My Worst Nightmare
My Worst Nightmare
One of my personal chef clients just told me something that gives me the shivers. It’s not like I haven’t heard it before, but it’s always like having the rug pulled out from under me. What she told me is that she’d like me to cut out garlic completely for the next few months. One of her children is experiencing migraines and she thinks it may be some sort of food allergy. They already do without dairy and gluten, as well as most nuts except for pecans. But no garlic too?
It’s not like I use the stinky rose in all my recipes, but since their diet already limits my options, I’ve got a real challenge on my hands to come up with strong enough flavor in some of their favorite dishes. Lasagna, for instance, is something they order every week. I usually make it with ground turkey, red sauce (with garlic), pesto tofu (with garlic), soy cheese, and rice lasagna noodles.
For starters, I think I’ll toast the pecans and use lemon juice in the pesto. To make a rich and flavorful red sauce without garlic, I’ll add a little more olive oil than usual to saute plenty of onion. When the onion is soft and starting to stick, I’ll add shredded carrots (for sweetness) and saute them till they start to melt. Then I’ll add oregano and basil and some good balsamic vinegar and let it cook off for a few minutes. In will go the crushed tomatoes and some salt and pepper and I’ll let the whole thing simmer for a couple of hours on low with a flame tamer underneath.
When it comes to their favorite chicken and lamb stews, I’ll use great stock of course, plus Worcestershire sauce, wine, balsamic vinegar, and/or tamari to create deep, earthy flavors. I’ll add one or more of them to the caramelized onions, leeks, and/or sauteed mushrooms as a base for a flavorful broth, or near the end of the cooking time for more tang.
They also love meatloaf and cutlets. Sauteed shallots can go in with the meat and for the gravy, I’ll use nutritional yeast in place of the garlic. To make a gluten-free version, I’ll cook minced onion until soft in plenty of olive oil. Then I’ll add potato starch or rice flour to make a roux. When the roux smells nutty, I’ll add strong beef, turkey, or lamb stock (made with herbs like thyme and rosemary) a bit at a time. When the stock has been fully incorporated and whisked until smooth, I’ll melt in the nutritional yeast along with some salt and pepper and maybe a dash of tamari.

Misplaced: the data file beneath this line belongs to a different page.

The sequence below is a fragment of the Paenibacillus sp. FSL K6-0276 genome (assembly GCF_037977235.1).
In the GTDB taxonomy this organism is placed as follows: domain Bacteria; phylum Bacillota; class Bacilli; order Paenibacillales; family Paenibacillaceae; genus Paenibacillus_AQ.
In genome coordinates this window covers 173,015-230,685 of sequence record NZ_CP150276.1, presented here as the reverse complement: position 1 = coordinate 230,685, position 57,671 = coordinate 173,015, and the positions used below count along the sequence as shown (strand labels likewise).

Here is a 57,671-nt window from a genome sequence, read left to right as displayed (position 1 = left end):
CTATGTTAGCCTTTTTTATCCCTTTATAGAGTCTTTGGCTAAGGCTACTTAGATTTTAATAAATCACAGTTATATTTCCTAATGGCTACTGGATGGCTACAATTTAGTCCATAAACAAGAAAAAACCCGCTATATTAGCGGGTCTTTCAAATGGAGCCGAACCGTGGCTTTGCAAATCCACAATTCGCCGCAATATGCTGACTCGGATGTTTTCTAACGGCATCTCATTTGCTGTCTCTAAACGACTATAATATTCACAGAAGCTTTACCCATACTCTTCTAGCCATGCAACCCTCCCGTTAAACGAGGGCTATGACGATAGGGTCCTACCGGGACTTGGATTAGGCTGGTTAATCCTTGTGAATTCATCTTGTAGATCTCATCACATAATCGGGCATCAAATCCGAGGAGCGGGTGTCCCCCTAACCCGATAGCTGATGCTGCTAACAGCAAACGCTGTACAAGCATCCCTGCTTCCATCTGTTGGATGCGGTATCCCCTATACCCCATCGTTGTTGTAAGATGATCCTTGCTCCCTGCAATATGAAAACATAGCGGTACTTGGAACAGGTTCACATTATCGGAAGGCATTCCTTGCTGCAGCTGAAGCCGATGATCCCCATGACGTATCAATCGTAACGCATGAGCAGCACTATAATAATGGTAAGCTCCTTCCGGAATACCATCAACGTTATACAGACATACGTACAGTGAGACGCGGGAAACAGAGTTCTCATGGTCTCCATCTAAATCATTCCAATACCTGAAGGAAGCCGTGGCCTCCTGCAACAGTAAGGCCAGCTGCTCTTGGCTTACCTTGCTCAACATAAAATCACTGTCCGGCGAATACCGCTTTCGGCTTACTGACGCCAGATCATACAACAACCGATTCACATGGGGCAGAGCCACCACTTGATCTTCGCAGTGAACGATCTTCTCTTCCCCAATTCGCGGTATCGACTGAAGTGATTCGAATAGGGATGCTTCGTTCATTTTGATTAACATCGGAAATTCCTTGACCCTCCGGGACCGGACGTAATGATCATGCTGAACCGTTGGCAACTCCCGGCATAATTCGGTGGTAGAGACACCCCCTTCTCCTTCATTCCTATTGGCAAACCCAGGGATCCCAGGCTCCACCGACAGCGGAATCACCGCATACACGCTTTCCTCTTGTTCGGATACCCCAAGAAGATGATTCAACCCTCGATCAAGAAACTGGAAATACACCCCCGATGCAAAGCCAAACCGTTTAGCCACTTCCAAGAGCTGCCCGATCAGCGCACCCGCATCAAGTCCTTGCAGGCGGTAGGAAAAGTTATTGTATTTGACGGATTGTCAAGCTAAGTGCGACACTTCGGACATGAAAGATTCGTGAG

Toasted sesame oil may save the day as well. Their beloved noodles with roasted tahini citrus sauce won’t miss the garlic (too much)with a dribble of the dark and nutty oil and the kale, green beans, collards, or broccoli I usually saute with garlic for one of their side dishes can be laced with it too, along with toasted seeds, a dash of cayenne, and sprinkle of rice vinegar.
Okay, I’ve talked myself down from the ledge. It’s just another COG (culinary opportunity for growth). I’ve got to reach into the depths of my own culinary education and see what I can come up with.
Browse Culinary Arts Schools & Colleges
- Hands-on culinary education with focused attention on each student
- An ACCSC School of Excellence with multiple “Best Vocational Cooking School” awards*
- 15,000 graduates, including celebrities like Bobby Flay, David Chang, and Christina Tosi*
- Programs in Culinary Entrepreneurship, Professional Culinary Arts, Professional Pastry Arts, and much more
- Campuses in New York and Silicon Valley with nearby housing available
- A part of the Select Education Group (SEG).
- Offers several scholarship and financial aid opportunities for students who qualify.
- California campuses accredited by the Accrediting Commission of Career Schools and Colleges (ACCSC), and accreditation for the Salem campus from the Accrediting Council for Continuing Education and Training (ACCET).
- 4 Campuses located in Clovis, Modesto, and Redding in California, and Salem, Oregon.
- Flexible Scheduling
- Financial Aid
- Transferable Credits